On August 24, 1982, the New York City Area Office received a prior approval request from Claudio Petrillo, M.D., on behalf of Kessler. Dr. Petrillo requested a specified electric bed and electric wheelchair with no further specification of the wheelchair. The stated justification for both pieces of equipment was that they would allow Kessler to function more independently and with decreased energy expenditure.
Dr. Park reviewed the new request on August 25, 1982, the day after if it was received. Upon reviewing Kessler's Medicaid chart, he learned that she was eligible for Medicare Part B, which provides Medicare reimbursement for the type of equipment requested. Medicaid does not cover items for which third party payors, including Medicare, are liable. Dr. Park therefore returned the request to Dr. Petrillo, on August 25, 1982, with the explanation that the request had to be submitted to Medicare.
On September 27, 1983, the New York City Area Office received another written prior approval request on behalf of Kessler. The primary and secondary diagnoses were again listed as bilateral amputee and Lupus. Section 1 of the new prior approval form, completed by Dr. Bernstein, requested a certi-care tub tranfer bench and an electric hospital bed. The form also requested a hand-held shower, a reacher, and a safety rail. The latter three items did not require approval, and the form indicated that they had already been delivered to Kessler. Sections 2 and 3 of the prior approval form had been completed by the equipment vendor. In addition, the vendor had written, in the space marked "reviewer's comments," "Medicare will not pay for bed." No reasons for the Medicare denial were given, and no copy of the Medicare denial was submitted.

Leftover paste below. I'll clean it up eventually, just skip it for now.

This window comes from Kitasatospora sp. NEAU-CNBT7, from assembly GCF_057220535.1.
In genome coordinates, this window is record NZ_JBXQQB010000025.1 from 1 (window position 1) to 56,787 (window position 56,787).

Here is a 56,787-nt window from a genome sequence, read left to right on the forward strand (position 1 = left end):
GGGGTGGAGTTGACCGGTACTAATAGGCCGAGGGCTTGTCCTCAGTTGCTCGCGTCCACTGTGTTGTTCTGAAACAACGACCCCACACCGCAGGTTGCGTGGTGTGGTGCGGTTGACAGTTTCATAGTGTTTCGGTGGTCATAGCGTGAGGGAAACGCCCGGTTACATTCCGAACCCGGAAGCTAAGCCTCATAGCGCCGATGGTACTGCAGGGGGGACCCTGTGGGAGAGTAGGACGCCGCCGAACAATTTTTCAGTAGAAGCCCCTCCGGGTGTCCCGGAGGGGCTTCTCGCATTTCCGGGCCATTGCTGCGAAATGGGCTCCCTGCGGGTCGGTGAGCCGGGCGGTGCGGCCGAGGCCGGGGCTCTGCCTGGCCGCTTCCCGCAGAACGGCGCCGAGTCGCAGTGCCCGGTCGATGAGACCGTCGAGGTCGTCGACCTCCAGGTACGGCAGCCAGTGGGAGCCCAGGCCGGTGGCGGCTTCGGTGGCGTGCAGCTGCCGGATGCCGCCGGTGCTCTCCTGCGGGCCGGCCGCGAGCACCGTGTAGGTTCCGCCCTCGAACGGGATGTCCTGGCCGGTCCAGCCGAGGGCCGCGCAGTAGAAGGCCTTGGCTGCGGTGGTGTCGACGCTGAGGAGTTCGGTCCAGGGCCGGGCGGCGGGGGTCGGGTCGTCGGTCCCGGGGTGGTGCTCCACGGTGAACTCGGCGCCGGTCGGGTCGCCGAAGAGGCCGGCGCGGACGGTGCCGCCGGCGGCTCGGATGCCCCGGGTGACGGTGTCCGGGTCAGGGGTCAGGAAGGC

Dr. Bernstein's letter justifying the new request did not mention the first bed. The only justification given for the new request for an electric bed was that it would allow Kessler greater ease in transfer, positioning, and other ADL activities. Nor did Dr.Bernstein's letter explain why he was requesting a tub transfer bench, when he had previously ordered a tub transfer seat (which serves the identical purpose as the tub transfer bench).
In late August 1983, at the request of the New York City Area Office, counsel for the State defendants had advised counsel for plaintiffs that if Medicare denied funding for Kessler's bed the following information should be submitted to allow DOH to act on Kessler's request:
1. A copy of the Medicare denial, including the reasons for denial.
2. An explanation of plaintiff Kessler's current medical condition, the current medical services and/or personal care services being provided, and the corresponding need for the equipment requested.
Because Dr. Park knew that Kessler's attorney had been advised that certain informaton should be included in any new request (and none of it was), he discussed the new request with other DOH personnel in the New York City Area Office and in Albany. The prior approval request was denied and returned to Dr. Bernstein with a cover letter from Ditha Kandel, the New York City Area Office acting Assistant Director for Medical Professional Affairs, explaining the reasons for the denial.